Medical graduates' early career choices of specialty and their eventual specialty destinations: UK prospective cohort studies.
Goldacre MJ., Laxton L., Lambert TW.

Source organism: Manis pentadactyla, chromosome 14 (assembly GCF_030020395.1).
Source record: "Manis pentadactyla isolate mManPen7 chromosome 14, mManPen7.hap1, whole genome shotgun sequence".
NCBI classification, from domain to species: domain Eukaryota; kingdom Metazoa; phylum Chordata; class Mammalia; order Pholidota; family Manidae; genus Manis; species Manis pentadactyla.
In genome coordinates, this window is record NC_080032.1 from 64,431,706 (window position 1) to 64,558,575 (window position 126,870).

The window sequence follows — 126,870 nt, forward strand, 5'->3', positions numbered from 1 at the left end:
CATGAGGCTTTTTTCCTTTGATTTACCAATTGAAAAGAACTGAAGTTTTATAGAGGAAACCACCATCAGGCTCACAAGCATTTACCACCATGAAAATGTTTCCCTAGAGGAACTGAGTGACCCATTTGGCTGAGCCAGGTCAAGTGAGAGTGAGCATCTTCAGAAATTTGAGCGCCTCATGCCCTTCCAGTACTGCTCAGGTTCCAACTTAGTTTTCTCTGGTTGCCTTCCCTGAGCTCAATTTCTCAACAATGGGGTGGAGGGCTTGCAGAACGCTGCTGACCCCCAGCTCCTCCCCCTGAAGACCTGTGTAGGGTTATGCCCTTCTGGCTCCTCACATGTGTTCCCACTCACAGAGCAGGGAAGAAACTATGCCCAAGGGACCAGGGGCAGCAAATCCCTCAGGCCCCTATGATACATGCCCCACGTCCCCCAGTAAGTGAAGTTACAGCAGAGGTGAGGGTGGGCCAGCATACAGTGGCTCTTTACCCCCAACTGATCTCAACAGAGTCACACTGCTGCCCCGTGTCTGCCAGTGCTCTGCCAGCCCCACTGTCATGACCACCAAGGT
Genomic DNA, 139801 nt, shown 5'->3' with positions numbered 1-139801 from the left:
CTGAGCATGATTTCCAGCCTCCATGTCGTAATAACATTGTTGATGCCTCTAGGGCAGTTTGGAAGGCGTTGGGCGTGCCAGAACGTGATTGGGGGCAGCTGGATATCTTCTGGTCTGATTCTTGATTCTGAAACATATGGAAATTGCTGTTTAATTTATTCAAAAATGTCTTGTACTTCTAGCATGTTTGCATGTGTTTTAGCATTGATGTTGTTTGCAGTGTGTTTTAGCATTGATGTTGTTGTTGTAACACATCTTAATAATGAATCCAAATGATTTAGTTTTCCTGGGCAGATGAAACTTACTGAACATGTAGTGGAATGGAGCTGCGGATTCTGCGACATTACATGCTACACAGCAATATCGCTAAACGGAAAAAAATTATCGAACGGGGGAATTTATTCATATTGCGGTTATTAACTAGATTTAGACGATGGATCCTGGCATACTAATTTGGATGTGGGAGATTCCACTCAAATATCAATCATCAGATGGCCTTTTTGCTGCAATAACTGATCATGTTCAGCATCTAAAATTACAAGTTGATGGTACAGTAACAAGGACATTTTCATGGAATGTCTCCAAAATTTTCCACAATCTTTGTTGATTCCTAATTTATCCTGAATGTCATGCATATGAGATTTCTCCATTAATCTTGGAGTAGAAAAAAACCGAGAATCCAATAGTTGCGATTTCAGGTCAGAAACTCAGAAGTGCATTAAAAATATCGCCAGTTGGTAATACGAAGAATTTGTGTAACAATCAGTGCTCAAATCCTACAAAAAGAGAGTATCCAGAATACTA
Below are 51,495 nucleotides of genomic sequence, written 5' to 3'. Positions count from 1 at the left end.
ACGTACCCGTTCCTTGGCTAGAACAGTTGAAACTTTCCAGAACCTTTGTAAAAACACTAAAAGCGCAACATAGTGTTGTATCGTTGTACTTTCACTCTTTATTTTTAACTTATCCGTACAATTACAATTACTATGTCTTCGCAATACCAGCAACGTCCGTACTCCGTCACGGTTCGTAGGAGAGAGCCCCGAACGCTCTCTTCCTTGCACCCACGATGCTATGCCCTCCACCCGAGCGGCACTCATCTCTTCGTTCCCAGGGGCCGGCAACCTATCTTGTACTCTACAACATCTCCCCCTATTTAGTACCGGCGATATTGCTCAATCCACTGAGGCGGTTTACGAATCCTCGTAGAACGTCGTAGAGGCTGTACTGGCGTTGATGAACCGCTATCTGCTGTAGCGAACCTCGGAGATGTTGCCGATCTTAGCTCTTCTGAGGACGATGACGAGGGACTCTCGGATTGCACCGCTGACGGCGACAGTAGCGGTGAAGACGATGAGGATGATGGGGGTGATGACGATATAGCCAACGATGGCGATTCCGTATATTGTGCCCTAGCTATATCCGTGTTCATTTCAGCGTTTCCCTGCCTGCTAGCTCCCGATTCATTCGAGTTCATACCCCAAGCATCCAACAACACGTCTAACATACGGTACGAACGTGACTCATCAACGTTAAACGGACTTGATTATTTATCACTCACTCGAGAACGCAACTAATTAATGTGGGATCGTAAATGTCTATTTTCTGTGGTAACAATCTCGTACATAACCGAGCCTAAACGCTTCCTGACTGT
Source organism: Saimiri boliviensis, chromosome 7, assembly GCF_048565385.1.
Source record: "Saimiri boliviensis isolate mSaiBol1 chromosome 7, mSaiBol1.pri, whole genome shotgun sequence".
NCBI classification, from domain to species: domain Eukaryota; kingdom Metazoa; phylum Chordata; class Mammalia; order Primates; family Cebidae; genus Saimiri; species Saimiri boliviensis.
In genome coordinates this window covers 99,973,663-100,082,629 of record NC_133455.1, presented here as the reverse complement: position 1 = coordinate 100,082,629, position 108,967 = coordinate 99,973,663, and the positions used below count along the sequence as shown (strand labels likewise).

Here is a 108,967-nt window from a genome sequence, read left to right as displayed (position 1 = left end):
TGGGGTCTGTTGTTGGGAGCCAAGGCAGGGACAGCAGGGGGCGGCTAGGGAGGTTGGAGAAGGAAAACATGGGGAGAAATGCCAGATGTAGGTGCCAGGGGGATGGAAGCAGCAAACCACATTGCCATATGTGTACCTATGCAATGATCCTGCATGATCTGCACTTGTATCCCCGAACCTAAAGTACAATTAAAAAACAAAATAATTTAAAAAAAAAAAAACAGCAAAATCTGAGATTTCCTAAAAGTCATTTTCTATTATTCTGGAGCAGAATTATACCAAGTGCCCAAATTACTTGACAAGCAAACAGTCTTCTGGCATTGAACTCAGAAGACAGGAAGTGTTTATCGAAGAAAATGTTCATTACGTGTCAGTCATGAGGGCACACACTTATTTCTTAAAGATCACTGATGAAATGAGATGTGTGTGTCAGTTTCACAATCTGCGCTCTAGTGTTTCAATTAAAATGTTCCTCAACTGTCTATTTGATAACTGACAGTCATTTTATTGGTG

OBJECTIVE: To report on doctors' early choices of specialty at selected intervals after qualification, and eventual career destinations. DESIGN: Questionnaire surveys. SETTING: United Kingdom. PARTICIPANTS: Total of 15 759 doctors who qualified in 1974, 1977, 1983, 1993, and 1996, and their career destinations 10 years after graduation. RESULTS: 15 759 doctors were surveyed one and three years after graduation and 12 108 five years after graduation. Career preferences at years 1, 3, and 5, and destinations at 10 years, were known for, respectively, 64% (n=10 154), 62% (n=9702), and 61% (n=7429) of the survey population. In the 1993 and 1996 cohorts, career destinations matched with year 1 choices for 54% (1890/3508) of doctors in year 1, 70% (2494/3579) in year 3, and 83% (2916/3524) in year 5. Corresponding results for the earlier cohorts (1974-83) were similar: 53% (3310/6264), 74% (4233/5752), and 82% (2976/3646). The match rates varied by specialty; for example, the rates were consistently high for surgery. Career destinations matched with year 1 choices for 74% (722/982) of doctors who specified a definite (rather than probable or uncertain) specialty choice in their first postgraduate year. About half of those who chose a hospital specialty but did not eventually work in it were working in general practice by year 10. CONCLUSIONS: Ten years after qualification about a quarter of doctors were working in a specialty that was different from the one chosen in their third year after graduation. This stayed reasonably constant across graduation cohorts despite the changes in training programmes over time. Subject to the availability of training posts, postgraduate training should permit those who have made early, definite choices to progress quickly into their chosen specialty, while recognising the need for flexibility for those who choose later.